Today will be another joyous occasion as Manatee and Sarasota celebrate the awarding of the 2017 World Rowing Championships with a gathering at Nathan Benderson Park, the host site for this momentous sporting event and economic bonanza.
Fresh from a victorious trip to South Korea to convince the International Federation of Rowing Associations to grant Southwest Florida this prize, the public-private partnership that earned the bid will revel in this accomplishment at the park with a press conference today.
Manatee and Sarasota county commissioners and tourism executives teamed with the Suncoast Aquatic Nature Center Associates and Benderson Development Co. to woo the federation, known as FISA.
And did they ever succeed, earning a unanimous vote from the 137-member FISA congress.
With an anticipated 100,000 visitors descending on the Manatee-Sarasota region in the fall of 2017, the biggest winners will be the hotels, restaurants and shops that the athletes, coaches and out-of-town spectators frequent while visiting. The estimated economic windfall could be somewhere between $25 million and $100 million.
The Sept. 2 announcement of the FISA vote came at this year's rowing championships, attended by a record 157,000 spectators in South Korea over eight days of competition.
Rowing is indeed a big deal internationally and is growing here in the United States -- even in Manatee County. Thanks to people like Trish Jackson, coach for Manatee County Youth Rowing, youngsters have been drawn to a sport hitherto unknown in these parts.
Manatee, Palmetto and Southeast high school now sport rowing teams with Jackson as coach, quite an accomplishment from just a few years ago when oars were not a competitive sporting device in the region. Now, middle schools are entering the equation with a waiting list of youngsters eager to participate.
Manatee County jumped aboard the trend early by constructing a rowing center at Fort Hamer Park several years ago -- earning kudos from college rowing coaches and athletes who enjoy the boathouse, floating docks and other amenities on the Manatee River. The smooth water and warm winter temperatures are a natural attraction -- not to mention the beaches on Anna Maria Island.
One of the bigger benefits other than the immediate economic infusion to the region from the 2017 international event will be the aftermath from an predicted 130 million viewers watching worldwide -- enticed to visit or even move here. And bring jobs.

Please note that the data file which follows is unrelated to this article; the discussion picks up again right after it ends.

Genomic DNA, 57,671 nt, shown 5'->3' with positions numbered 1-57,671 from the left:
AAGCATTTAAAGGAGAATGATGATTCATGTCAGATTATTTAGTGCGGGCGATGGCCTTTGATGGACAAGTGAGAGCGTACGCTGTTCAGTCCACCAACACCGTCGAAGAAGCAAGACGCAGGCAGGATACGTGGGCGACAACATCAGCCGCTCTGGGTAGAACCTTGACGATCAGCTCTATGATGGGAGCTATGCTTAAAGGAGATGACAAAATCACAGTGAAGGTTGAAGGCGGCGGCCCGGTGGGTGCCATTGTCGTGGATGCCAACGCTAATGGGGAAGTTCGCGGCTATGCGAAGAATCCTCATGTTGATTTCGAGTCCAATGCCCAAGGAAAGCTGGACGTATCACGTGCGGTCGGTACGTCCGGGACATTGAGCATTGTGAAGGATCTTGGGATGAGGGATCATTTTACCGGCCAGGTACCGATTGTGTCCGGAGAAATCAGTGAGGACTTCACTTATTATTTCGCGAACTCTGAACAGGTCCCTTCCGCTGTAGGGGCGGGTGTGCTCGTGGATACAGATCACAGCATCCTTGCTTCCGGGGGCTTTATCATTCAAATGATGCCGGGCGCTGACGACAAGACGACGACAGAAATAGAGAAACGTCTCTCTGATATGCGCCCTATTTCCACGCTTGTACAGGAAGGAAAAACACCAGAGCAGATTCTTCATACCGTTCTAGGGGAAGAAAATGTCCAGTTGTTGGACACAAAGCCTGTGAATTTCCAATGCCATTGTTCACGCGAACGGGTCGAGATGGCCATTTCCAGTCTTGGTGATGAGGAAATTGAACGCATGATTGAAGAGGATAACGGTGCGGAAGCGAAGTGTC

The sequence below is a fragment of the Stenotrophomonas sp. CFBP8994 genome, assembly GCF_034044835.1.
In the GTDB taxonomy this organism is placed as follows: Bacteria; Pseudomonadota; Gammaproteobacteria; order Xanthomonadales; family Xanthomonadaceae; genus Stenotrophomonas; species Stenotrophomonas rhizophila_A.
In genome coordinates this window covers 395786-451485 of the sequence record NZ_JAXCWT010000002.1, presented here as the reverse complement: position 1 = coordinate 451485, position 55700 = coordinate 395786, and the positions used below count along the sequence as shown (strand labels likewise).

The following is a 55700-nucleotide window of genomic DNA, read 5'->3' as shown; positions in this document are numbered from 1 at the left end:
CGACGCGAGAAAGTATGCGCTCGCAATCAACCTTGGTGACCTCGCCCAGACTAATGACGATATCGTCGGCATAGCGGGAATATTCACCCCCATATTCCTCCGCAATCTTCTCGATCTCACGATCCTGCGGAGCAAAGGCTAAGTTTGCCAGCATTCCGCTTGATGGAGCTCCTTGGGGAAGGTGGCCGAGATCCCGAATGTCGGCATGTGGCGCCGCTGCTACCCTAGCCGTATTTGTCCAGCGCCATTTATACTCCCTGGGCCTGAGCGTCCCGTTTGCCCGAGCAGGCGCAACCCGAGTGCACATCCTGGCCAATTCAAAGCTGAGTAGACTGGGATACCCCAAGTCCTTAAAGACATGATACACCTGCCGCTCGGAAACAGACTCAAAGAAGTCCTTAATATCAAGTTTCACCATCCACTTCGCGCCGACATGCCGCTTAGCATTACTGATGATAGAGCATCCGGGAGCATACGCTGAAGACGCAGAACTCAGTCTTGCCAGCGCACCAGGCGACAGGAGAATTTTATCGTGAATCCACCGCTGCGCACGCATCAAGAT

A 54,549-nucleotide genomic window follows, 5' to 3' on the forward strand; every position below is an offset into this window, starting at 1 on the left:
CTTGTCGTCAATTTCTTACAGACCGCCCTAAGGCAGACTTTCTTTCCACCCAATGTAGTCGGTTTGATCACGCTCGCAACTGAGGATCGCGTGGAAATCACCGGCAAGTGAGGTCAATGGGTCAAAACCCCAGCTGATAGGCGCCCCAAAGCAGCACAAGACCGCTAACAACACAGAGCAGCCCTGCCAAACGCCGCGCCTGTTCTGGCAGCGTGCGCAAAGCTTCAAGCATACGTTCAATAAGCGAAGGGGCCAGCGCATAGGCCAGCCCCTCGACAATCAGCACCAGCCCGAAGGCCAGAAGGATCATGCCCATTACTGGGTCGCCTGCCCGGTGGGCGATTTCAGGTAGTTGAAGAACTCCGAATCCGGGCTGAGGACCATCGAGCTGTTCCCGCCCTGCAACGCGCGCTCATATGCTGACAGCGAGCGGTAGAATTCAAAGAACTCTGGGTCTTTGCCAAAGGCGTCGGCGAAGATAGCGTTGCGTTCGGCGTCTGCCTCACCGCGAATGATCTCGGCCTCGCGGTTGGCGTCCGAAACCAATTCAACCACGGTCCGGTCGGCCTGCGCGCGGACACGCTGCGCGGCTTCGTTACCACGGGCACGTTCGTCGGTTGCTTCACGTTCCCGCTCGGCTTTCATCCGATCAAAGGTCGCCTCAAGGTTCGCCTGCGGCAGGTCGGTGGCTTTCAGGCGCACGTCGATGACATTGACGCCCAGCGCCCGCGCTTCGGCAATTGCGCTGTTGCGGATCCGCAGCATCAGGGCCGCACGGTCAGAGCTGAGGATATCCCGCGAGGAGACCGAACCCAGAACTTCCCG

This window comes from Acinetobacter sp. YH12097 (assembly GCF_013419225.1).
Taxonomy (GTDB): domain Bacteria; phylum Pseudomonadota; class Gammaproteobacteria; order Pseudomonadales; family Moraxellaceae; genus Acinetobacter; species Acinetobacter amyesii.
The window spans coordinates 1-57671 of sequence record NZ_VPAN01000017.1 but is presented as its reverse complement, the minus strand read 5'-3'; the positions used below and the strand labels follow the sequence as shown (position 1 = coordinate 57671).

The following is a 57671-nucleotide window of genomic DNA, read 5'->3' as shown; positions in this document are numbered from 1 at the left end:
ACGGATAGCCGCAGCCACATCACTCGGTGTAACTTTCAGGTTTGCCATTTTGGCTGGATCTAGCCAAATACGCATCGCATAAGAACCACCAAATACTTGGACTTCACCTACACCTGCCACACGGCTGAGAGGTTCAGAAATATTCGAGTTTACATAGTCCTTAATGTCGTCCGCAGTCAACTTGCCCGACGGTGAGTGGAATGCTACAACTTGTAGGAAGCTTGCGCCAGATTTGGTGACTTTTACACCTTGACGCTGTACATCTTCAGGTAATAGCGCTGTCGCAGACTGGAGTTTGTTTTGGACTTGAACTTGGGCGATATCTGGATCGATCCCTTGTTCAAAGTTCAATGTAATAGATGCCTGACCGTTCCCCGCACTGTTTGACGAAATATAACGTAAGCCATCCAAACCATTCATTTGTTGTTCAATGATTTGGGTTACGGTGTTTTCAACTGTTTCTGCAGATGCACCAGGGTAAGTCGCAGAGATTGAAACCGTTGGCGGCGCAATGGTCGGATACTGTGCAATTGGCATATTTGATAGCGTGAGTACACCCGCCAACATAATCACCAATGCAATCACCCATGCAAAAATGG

Ahead of the 2017 event, though, is something else very interesting -- the 2014 Dragon Boat Festival. This will be Nathan Benderson Park's inaugural international event, a very colorful one that promises to bring more than 2,500 paddlers and some 3,500 people from around the globe. Anyone who has witnessed dragon boats will rejoice in this.
The 2017 World Rowing Championships are not just about tomorrow's economic boon but about the future, too. We expect to hear statements similar to these, reported in Monday's Herald, at today's press conference:
Elliott Falcione, executive director of the Bradenton Area Convention and Visitors Bureau: "We believe that this type of event will no doubt generate future business and real estate opportunities in our community that is vital to our future economy; that's what makes this accomplished objective so special."
Glenn Merry, chief executive officer of USRowing Association, which oversees the sport of rowing in the United States: "It puts Sarasota-Bradenton on the map of serious Olympic-level sports, not just for rowing, but for triathlon, marathon swimming and canoe-kayak. I think it will continue to bolster the community's economy, and bring more people to Sarasota-Bradenton for competition and training camps."
Many kudos to the public-private partnership that won this stellar event for our region.